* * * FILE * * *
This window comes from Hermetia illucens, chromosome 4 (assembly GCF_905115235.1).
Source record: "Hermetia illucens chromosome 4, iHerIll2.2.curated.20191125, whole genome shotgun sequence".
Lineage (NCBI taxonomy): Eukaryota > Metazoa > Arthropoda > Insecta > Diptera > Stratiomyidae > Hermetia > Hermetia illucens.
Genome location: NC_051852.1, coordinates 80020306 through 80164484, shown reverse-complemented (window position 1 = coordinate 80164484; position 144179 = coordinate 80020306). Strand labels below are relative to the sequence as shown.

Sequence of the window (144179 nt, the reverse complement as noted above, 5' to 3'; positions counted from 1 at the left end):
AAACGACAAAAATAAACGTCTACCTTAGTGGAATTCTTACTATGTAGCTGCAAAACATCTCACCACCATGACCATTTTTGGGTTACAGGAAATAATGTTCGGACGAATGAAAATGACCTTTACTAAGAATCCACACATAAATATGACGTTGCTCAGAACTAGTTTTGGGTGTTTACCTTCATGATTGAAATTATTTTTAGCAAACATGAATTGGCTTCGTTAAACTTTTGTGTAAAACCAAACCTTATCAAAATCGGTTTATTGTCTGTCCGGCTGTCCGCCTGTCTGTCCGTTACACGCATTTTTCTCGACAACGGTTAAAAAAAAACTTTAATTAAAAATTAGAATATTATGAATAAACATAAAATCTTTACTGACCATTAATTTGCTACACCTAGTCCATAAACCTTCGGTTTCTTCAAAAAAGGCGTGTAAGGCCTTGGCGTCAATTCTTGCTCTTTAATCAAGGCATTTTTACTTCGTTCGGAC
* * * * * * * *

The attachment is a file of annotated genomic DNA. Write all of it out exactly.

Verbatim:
This window comes from Hermetia illucens, chromosome 4 (assembly GCF_905115235.1).
Source record: "Hermetia illucens chromosome 4, iHerIll2.2.curated.20191125, whole genome shotgun sequence".
Lineage (NCBI taxonomy): Eukaryota > Metazoa > Arthropoda > Insecta > Diptera > Stratiomyidae > Hermetia > Hermetia illucens.
Genome location: NC_051852.1, coordinates 80020306 through 80164484, shown reverse-complemented (window position 1 = coordinate 80164484; position 144179 = coordinate 80020306). Strand labels below are relative to the sequence as shown.

Sequence of the window (144179 nt, the reverse complement as noted above, 5' to 3'; positions counted from 1 at the left end):
AAACGACAAAAATAAACGTCTACCTTAGTGGAATTCTTACTATGTAGCTGCAAAACATCTCACCACCATGACCATTTTTGGGTTACAGGAAATAATGTTCGGACGAATGAAAATGACCTTTACTAAGAATCCACACATAAATATGACGTTGCTCAGAACTAGTTTTGGGTGTTTACCTTCATGATTGAAATTATTTTTAGCAAACATGAATTGGCTTCGTTAAACTTTTGTGTAAAACCAAACCTTATCAAAATCGGTTTATTGTCTGTCCGGCTGTCCGCCTGTCTGTCCGTTACACGCATTTTTCTCGACAACGGTTAAAAAAAAACTTTAATTAAAAATTAGAATATTATGAATAAACATAAAATCTTTACTGACCATTAATTTGCTACACCTAGTCCATAAACCTTCGGTTTCTTCAAAAAAGGCGTGTAAGGCCTTGGCGTCAATTCTTGCTCTTTAATCAAGGCATTTTTACTTCGTTCGGAC